About a year ago, I wrote a review of John Green’s The Fault in Our Stars, and described it as “the first good book I’d read in read in a long time.” After re-reading this book nearly a year later? Maybe not so much.
Disclaimer: While I no longer stand by my original review of the book, I won’t take back what I’ve said about it (meaning I won’t delete my whole rant about its awesomeness). It’s true that when I first read TFiOS, it was after a long reading break, after which I encountered a giant slump. And it’s true that when I first read TFiOS, I was a year younger and much less experienced than I am today. And while it’s not my aim to destroy the good name of John Green’s novels (I LOVE his Crash Course videos, and have found I am apparently a history nut, too), I’ve found the disparity between my original and updated ratings to be too large, and so I must express my newfound opinion.
WITH THAT SAID, The Fault in Our Stars did manage to make me feel many feels.
Hazel and Augustus were wonderful people! Which I think is perhaps what hurts the most in the entire book, because although they are fictional (well and truly), we come to love them. And let’s face it, when I read a book about CANCER KIDS, it’s always going to make me feel sad, because with CANCER KIDS, especially with terminal CANCER KIDS, someone is not going to make it to the end of the book. Which does make me very sad.
I also really loved the plot line. I think one of the many reasons I was able to love this book in the first place was because it wasn’t just about the romance. The plot focused on Hazel and Augustus meeting Peter Van Houten, the author of their favorite book. It’s about them wanting to do something bigger with their lives and not wanting to be “just cancer kids,” and it’s hard-hitting and real and powerful and raw. But I think the first time I read the book, this made up the ENTIRETY of the novel for me, and now it doesn’t.
So what made me NOT like the book as much as before?
Hazel and Augustus were wonderful people! Um, yes, this WAS just in the things I liked section. But the characters are simply not believable. I’m around the same age as Augustus and Hazel, and I have yet to meet any teen who talks the way they do. They launch into huge speeches and gesture at things and talk about oblivion and essentially sound like pompous sixteenth-century philosophers. I think that teens can have thoughts like these, but most of us don’t express them, at least not in this way. I’ve thought at least 50% of the things in this book prior to reading it, and yet I didn’t voice or express them, because it’s not normal. Augustus is the perfect guy. He was the star of the basketball team before he lost his leg, apparently very attractive, hyper-intelligent, talks like a pompous-sixteenth-century-philosopher, and is not selfish at all. His only hamartia, or fatal flaw, was his cancer… but technically that’s not a hamartia, because a hamartia refers specifically to a personality or character trait.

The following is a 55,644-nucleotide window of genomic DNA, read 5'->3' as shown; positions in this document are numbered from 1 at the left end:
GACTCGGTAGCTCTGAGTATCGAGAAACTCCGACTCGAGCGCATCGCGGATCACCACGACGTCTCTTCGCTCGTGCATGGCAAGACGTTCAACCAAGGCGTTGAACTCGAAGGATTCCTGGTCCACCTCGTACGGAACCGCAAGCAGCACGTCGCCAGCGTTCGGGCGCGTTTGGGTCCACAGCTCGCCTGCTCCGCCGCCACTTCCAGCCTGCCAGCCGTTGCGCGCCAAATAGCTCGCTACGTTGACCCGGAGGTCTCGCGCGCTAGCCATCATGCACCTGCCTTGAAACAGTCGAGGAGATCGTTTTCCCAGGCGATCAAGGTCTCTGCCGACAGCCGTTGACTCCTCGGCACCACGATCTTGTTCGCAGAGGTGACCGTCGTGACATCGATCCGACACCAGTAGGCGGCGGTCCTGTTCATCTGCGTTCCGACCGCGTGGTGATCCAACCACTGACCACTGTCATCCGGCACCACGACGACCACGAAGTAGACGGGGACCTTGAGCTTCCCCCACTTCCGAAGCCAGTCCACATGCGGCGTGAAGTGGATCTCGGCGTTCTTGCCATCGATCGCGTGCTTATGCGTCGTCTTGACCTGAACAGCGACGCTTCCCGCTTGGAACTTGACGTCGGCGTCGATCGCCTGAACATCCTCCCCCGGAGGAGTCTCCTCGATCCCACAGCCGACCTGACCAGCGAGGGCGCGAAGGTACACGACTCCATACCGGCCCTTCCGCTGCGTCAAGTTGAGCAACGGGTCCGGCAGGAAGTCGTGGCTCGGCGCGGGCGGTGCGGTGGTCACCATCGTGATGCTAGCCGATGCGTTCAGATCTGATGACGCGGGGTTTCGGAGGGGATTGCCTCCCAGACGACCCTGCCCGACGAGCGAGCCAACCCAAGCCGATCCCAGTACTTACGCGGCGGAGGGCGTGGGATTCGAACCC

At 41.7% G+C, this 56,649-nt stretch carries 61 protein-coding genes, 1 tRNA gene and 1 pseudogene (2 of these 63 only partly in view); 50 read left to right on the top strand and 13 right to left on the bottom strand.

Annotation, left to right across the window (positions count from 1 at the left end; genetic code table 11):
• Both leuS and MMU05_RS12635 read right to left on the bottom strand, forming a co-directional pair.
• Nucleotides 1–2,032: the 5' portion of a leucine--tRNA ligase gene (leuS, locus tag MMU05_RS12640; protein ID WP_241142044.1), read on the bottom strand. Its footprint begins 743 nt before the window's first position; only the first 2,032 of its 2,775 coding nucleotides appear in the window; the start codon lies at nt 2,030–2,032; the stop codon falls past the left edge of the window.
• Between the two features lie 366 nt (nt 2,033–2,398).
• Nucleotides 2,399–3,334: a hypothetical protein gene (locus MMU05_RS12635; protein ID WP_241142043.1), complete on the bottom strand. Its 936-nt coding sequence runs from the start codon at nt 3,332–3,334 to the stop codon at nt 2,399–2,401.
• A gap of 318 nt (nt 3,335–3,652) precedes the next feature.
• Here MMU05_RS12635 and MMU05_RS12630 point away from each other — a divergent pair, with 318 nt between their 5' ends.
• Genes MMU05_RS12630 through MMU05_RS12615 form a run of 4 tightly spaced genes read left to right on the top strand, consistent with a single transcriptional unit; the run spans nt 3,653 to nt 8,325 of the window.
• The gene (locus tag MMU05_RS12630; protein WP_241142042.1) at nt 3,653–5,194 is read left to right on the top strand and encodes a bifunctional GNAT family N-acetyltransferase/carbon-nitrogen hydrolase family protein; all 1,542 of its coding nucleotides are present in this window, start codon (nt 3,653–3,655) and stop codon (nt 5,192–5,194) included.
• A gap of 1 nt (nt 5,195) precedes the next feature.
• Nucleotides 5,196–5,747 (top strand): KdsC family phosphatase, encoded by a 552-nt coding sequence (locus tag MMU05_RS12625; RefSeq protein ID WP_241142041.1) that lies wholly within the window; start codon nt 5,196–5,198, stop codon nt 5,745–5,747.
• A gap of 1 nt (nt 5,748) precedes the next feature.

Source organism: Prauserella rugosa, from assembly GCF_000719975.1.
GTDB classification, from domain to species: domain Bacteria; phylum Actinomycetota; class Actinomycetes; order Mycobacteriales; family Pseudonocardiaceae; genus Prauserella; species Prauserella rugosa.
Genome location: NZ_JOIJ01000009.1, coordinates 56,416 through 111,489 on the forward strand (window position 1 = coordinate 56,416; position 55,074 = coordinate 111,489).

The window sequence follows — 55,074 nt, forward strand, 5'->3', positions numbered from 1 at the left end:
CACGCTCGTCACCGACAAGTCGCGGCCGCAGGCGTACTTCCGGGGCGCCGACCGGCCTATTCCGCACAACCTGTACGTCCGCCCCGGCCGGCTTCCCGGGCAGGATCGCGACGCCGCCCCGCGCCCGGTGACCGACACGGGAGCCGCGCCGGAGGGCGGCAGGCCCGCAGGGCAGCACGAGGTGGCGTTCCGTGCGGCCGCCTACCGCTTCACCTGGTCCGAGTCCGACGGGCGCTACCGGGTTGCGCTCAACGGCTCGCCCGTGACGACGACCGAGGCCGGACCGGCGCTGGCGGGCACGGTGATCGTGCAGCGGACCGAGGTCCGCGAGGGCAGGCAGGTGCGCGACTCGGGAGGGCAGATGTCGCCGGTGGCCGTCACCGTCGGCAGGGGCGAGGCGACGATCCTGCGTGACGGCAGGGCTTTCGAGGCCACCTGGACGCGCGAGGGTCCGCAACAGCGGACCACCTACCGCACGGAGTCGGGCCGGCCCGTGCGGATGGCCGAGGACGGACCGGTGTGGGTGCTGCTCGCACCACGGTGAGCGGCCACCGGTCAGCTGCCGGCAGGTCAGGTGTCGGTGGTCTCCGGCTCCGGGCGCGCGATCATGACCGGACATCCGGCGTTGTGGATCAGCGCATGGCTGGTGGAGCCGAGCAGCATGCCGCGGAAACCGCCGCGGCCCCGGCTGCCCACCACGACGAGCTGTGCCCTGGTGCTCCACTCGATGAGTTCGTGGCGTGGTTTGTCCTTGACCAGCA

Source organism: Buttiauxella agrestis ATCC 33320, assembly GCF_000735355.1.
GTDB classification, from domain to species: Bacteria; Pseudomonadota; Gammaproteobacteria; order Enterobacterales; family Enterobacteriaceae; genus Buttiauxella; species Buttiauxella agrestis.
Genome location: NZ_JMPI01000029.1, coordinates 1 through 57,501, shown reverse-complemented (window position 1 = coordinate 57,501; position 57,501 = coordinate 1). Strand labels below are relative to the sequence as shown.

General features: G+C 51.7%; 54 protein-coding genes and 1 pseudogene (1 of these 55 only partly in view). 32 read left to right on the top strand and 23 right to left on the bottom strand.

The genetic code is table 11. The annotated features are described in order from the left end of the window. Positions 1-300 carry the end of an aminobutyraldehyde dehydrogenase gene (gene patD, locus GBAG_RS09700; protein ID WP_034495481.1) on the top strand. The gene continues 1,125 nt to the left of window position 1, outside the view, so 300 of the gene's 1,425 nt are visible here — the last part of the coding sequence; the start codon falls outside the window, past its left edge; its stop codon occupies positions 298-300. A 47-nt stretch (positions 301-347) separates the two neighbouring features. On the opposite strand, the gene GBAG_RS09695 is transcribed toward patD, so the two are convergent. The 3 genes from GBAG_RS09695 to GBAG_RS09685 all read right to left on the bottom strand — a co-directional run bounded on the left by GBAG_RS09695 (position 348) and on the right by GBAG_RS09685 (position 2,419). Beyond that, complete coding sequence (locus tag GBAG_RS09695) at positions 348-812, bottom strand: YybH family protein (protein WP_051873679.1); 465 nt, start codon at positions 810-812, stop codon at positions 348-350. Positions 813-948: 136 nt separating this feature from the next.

Cancer is not accurately portrayed. My aunt had terminal illness, and sadly passed away four years ago. And while I’d prefer not to know this from experience, I am familiar with the limitations of people like Hazel. My aunt could not walk very far, and had to be wheeled around in a wheelchair half the time. She couldn’t drive, because it was (1) tiring and (2) a potential safety hazard to those around her. I have also heard from other reviewers on Goodreads that they have (sadly) known people with Stage IV cancer, who were unable to venture out of the hospital.
The romance wasn’t… romance? I felt like Augustus and Hazel made better friends than boyfriend and girlfriend. I didn’t necessarily feel any love between them in a romantic sense; I saw the love between them as more like best friend love.
All the characters seemed like a small part of one bigger character. There were small differences between each and every character, but at some point in the book–despite other characterization–I felt that every character spoke like a Hazel or an Augustus, in a highly intellectual way. Even Hazel’s dad and her seemingly-not-hyper-intelligent friend Kaitlyn.
I didn’t get the logic behind the cigarette metaphor. I get it’s a metaphor. And I understand the “You put the killing thing in your mouth, but you don’t give it the power to kill you” thing. But there’s still some flawed logic here: when you BUY cigarettes, MONEY still goes to the CIGARETTE COMPANY, promoting the making of MORE CIGARETTES. So technically, if you bought them but didn’t light them or bought them and lit them, the overall effect on the cigarette company would have been the same.
So yes, overall, this review looks largely negative. But it was an okay book.
It’s not a book I wouldn’t read ever again, and it’s not a book I’d do a yearly re-read of. But it’s definitely a good story with some great points in it, hard-hitting, and real. For more praise, look at my review from last year. It’s a book a lot of people LOVED, so maybe it’s just not the book for me anymore. Either way, I still encourage you to read it and form your own opinions, because I certainly can’t do that for you.
Original Rating: 5/5 Wagging Tails
Re-Review Rating: 3/5 Wagging Tails